151-0251-00L  Principles, Efficiency Optimization and Future Applications of IC Engines

SemesterAutumn Semester 2023
LecturersY. Wright, P. Soltic
Periodicityyearly recurring course
Language of instructionEnglish


151-0251-00 VPrinciples, Efficiency Optimization and Future Applications of IC Engines2 hrs
Tue10:15-12:00ML F 34 »
Y. Wright, P. Soltic
151-0251-00 UPrinciples, Efficiency Optimization and Future Applications of IC Engines1 hrs
Tue12:15-13:00ML F 34 »
Y. Wright, P. Soltic

Catalogue data

AbstractFuture Relevance of IC engines for transportation and Power-on-Demand. Characteristic performance parameters, operating maps and duty cycles. Thermodynamic cycles and energetic optimization. In-cylinder flows, convective and radiative heat transfer, combustion modes, boosting and simulation methods. Hybrid powertrains, decentralized power/heat cogeneration and use of renewable/e-fuels.
ObjectiveThe students get familiar with operating characteristics and efficiency maximization methods of IC engines for propulsion and decentralized electricity (and heat) generation. To this end, they learn about simulation methods and related experimental techniques for performance assessment in a combination of lectures and exercises.
ContentThis lecture aims at introducing the students to the working principles and efficiency optimization methods for Internal Combustion (IC) engines which are expected to continue to play a very important role in transportation (long-haul heavy duty, marine) and decentralized combined heat and power generation. Following an overview of different applications and powertrains, the course will focus on the following topics: First, a generic overview of the history of IC-Engines is given, and the basic dimensions and specific engine-relevant terminology are introduced. Next, operating maps for different duty cycles are discussed, highlighting the benefits of individual powertrain configurations for different usage scenarios. The high-pressure thermodynamic process and combustion-induced heat release are analyzed in detail and the design of the combustion processes is discussed in view of further optimization of the energy conversion efficiency. The concept of boosting, its challenges and potential are also presented. In addition, flow field characteristics, convective and radiative heat transfer and combustion modes (Otto, Diesel and “multi-mode” cycles) will be discussed along with possible simulation methods. The course consists of lectures combined with exercises. In addition, several invited guest talks will be held by representatives from Swiss industrial companies active in this field. Provided the pandemic measures allow, visits to different engine test facilities are further envisioned.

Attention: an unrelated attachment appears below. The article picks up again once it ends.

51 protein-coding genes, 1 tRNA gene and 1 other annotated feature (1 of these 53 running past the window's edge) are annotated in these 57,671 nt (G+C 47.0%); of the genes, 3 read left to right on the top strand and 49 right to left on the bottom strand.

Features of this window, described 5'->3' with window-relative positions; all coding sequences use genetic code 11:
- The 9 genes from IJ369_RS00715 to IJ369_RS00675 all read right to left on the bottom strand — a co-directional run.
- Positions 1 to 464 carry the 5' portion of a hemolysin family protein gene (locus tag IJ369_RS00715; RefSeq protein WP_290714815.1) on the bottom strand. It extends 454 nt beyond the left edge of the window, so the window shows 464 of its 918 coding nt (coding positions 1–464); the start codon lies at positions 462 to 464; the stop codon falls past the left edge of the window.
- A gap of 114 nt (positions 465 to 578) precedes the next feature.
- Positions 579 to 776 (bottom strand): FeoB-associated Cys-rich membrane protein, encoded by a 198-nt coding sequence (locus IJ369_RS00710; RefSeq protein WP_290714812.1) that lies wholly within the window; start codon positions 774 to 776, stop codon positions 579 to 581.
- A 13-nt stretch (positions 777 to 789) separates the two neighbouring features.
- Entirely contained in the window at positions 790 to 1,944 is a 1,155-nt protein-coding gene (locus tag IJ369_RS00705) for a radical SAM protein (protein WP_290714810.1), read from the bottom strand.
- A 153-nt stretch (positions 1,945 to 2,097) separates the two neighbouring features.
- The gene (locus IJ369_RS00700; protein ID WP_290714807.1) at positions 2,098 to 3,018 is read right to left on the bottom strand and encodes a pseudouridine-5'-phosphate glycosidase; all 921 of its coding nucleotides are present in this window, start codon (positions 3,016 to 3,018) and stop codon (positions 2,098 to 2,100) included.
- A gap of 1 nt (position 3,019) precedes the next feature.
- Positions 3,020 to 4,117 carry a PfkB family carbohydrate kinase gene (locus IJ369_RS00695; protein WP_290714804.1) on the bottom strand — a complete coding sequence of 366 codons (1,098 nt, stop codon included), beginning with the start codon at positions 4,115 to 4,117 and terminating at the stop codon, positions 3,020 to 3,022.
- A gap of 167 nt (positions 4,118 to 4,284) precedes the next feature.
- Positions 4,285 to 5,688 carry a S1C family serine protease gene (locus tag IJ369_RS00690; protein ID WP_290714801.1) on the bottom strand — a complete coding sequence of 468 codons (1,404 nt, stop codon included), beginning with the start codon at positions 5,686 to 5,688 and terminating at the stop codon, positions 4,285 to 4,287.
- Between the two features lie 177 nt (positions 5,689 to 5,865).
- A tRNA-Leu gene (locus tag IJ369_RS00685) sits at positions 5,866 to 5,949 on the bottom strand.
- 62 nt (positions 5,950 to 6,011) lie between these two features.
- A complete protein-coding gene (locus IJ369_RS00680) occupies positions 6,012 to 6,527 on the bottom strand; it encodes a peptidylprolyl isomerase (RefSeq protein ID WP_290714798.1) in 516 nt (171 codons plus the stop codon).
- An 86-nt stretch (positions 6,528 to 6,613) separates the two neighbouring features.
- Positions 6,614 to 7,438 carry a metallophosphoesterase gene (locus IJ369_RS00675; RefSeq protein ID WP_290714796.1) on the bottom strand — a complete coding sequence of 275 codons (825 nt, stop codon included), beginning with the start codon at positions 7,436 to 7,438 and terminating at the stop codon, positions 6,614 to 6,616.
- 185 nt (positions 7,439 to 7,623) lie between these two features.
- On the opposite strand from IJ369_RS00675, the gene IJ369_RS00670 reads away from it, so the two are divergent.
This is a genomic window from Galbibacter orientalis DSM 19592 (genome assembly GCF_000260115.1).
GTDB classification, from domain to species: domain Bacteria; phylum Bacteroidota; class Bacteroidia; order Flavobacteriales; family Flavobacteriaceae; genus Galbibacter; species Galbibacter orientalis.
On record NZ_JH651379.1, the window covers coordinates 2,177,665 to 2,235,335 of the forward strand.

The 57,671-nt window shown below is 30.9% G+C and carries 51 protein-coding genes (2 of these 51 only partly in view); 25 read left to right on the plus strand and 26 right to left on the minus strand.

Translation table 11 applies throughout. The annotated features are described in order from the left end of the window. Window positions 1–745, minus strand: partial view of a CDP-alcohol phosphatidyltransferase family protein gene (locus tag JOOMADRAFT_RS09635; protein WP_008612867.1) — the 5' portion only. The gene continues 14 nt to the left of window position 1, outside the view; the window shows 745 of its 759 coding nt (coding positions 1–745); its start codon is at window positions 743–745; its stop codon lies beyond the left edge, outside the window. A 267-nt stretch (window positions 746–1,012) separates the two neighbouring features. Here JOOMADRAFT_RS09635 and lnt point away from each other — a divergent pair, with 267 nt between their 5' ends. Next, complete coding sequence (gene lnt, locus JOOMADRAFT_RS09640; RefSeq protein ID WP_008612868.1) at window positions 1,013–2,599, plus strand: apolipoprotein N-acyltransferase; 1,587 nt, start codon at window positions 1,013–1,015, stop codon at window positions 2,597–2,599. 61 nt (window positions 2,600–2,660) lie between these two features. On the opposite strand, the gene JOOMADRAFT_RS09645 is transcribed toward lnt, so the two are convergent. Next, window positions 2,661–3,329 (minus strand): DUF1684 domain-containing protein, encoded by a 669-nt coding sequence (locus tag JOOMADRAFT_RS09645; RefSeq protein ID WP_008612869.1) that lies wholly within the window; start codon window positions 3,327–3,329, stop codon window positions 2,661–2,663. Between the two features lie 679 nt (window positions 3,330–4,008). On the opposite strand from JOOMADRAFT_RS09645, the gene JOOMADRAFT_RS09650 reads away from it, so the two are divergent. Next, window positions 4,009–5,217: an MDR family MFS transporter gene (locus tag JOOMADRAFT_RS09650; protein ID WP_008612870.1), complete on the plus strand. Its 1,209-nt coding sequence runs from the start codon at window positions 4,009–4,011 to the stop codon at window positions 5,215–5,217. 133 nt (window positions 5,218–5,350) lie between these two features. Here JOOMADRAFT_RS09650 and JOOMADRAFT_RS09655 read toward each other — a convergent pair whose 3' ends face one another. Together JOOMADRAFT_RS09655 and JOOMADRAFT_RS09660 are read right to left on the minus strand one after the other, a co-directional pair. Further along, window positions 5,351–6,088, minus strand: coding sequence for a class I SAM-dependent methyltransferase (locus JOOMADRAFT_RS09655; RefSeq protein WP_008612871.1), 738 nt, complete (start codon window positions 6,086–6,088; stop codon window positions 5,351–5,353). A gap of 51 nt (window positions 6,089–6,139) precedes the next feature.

LiteratureJ. Heywood, Internal Combustion Engine Fundamentals, McGraw-Hill
Prerequisites / NoticeThis course provides background for the course 151-0254-00L “Environmental Aspects of Future Mobility” held in the Spring Semester, where the focus is on emission formation and minimization, exhaust gas after treatment systems and potentials of future synthetic/e-fuels in IC engines; all given in the broader context of a future mobility/transportation options (battery electric, hybrids, fuel cells etc.) and transformation pathways towards sustainability.
Subject-specific CompetenciesConcepts and Theoriesassessed
Techniques and Technologiesassessed
Method-specific CompetenciesAnalytical Competenciesassessed

Performance assessment

Performance assessment information (valid until the course unit is held again)
Performance assessment as a semester course
ECTS credits4 credits
ExaminersY. Wright, P. Soltic
Typesession examination
Language of examinationEnglish
RepetitionThe performance assessment is offered every session. Repetition possible without re-enrolling for the course unit.
Mode of examinationoral 30 minutes
Additional information on mode of examinationIn addition to the final oral examination, there is one compulsory continuous performance assessment with a pass/fail criteria. This consists of laboratory, computer and other exercises plus an excursion (in total six), distributed as evenly as possible over the semester). Four of these must be completed (pass/fail assessment) to pass the continuous performance assessment. If the compulsory continuous performance assessment is not passed, the exam cannot be taken.
This information can be updated until the beginning of the semester; information on the examination timetable is binding.

Learning materials

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Offered in

Energy Science and Technology MasterEnergy Flows and ProcessesWInformation
Mechanical Engineering MasterEnergy, Flows and ProcessesWInformation